Yesterday, we posted information on the press release issued by the New Jersey Bankruptcy Court regarding the New Jersey Foreclosure Mediation Program and Bankruptcy Debtors which was posted online at http://www.njb.uscourts.gov/notice/2009_02_04_foreclosure.pdf. In that post, there was reference to a General Order of the United States Bankruptcy Court District of New Jersey regarding Negotiations between Debtor(s) and Mortgage Servicers to Consider Loan Modifications. The post failed to include the link to the General Order of the Court. See http://www.njb.uscourts.gov/notice/2009_05_20_JHW-GenOrder_Re_Loan_Modification-05-19-09_signed.pdf
By way of comment, there are many practical problem that currently exist in Debtors efforts to engage in such discussions with their mortgage companies or servicers. First, despite this General Order, many servicers continue to advise bankruptcy debtors that loan modification is not available while they are “in bankruptcy”. As is clear by the information provided by the New Jersey Foreclosure Mediation Program and that of the New Jersey Bankruptcy Court, this is not accurate. As there is no forum in Bankruptcy Court to address this issue, Debtors are forced to submit to the New Jersey Foreclosure Mediation Program and still proceed with their bankruptcy case. This causes confusion for both the homeowner and the mortgage servicer.
Although there are many other practical problems, another major issue is the inability of homeowners to point to any clear standard of whether they “qualify” for a modification. President Obama has announced a program which contains details regarding whether a homeowner may qualify for modification. See http://www.whitehouse.gov/blog/09/02/18/help-for-homeowners/. However, what is a New Jersey homeowner to do if they feel they qualify based on all of the stated guidelines and their lender refuses to propose or accept a modification? These are the questions which give New Jersey homeowners facing foreclosure and bankruptcy the most difficulty and those which are currently not addressed in either state or federal law.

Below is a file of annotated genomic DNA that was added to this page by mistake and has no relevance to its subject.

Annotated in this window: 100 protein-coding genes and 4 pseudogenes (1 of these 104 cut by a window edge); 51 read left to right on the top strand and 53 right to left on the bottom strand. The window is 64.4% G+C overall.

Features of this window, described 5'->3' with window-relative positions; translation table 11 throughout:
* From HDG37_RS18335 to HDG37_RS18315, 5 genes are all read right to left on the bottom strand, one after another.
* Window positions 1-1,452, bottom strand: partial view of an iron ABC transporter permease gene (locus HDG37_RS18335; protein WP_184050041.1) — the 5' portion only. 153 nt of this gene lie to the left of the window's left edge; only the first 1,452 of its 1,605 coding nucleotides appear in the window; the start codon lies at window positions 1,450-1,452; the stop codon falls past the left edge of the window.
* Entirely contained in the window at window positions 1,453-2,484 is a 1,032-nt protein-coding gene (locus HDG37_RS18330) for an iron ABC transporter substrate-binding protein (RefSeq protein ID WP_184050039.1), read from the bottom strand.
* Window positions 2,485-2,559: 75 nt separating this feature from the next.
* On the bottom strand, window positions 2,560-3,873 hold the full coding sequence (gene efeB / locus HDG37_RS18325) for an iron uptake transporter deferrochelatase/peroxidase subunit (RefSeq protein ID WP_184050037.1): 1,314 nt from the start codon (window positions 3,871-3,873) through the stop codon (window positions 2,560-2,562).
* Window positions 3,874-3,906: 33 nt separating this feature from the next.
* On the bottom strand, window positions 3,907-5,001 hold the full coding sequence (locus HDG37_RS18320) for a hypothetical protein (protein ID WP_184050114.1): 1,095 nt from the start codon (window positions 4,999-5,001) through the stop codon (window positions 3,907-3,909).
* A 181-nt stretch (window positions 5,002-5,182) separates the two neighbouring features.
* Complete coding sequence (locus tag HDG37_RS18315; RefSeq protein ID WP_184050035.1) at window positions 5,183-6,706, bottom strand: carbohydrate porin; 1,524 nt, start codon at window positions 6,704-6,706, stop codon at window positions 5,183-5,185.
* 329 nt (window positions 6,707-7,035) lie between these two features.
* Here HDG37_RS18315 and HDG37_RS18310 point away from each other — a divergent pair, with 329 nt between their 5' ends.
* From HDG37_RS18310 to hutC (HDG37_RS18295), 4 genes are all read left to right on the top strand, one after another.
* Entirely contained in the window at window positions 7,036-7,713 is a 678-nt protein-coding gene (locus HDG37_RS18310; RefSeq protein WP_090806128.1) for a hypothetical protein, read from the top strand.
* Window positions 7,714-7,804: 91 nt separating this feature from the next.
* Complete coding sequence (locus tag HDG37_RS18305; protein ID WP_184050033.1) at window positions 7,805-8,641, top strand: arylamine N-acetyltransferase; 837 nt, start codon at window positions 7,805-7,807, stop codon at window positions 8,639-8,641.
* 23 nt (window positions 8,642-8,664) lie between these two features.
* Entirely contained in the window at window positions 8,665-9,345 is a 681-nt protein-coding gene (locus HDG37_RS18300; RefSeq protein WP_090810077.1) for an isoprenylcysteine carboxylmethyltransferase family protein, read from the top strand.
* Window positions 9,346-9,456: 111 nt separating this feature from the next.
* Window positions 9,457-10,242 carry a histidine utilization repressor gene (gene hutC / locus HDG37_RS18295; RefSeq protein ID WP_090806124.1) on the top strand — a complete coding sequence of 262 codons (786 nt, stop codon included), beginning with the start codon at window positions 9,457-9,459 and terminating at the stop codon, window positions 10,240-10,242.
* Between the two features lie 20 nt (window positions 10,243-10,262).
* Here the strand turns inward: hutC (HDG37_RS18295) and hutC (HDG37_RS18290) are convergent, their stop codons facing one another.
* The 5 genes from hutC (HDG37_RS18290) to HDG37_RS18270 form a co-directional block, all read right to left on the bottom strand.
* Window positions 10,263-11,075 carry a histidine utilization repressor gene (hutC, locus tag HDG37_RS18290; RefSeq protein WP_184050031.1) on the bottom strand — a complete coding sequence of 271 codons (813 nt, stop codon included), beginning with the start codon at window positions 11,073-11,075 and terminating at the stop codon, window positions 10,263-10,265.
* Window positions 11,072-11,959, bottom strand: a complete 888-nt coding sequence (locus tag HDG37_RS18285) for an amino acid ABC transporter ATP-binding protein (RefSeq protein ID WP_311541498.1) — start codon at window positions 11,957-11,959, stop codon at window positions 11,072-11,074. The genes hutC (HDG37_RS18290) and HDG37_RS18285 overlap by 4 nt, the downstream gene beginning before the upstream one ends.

Under any circumstances, we continue to advise our clients to attempt to obtain modifications and to consult with their attorney prior to and during this process. In some cases, a Chapter 7 bankruptcy case may be filed to address the unsecured credit card debt of a homeowner and reduce their “debt-to-income ratio”. However, in all cases, debtors should consult with experienced counsel regarding the particular circumstances of their case.
This blog and site provide information about the law designed to help users educate themselves about their own legal needs. But legal information is not the same as legal advice — the application of law to an individual’s specific circumstances. Although we go to great lengths to make sure our information is accurate and useful, we recommend you consult a lawyer if you want professional assurance that our information, and your interpretation of it, is appropriate to your particular situation.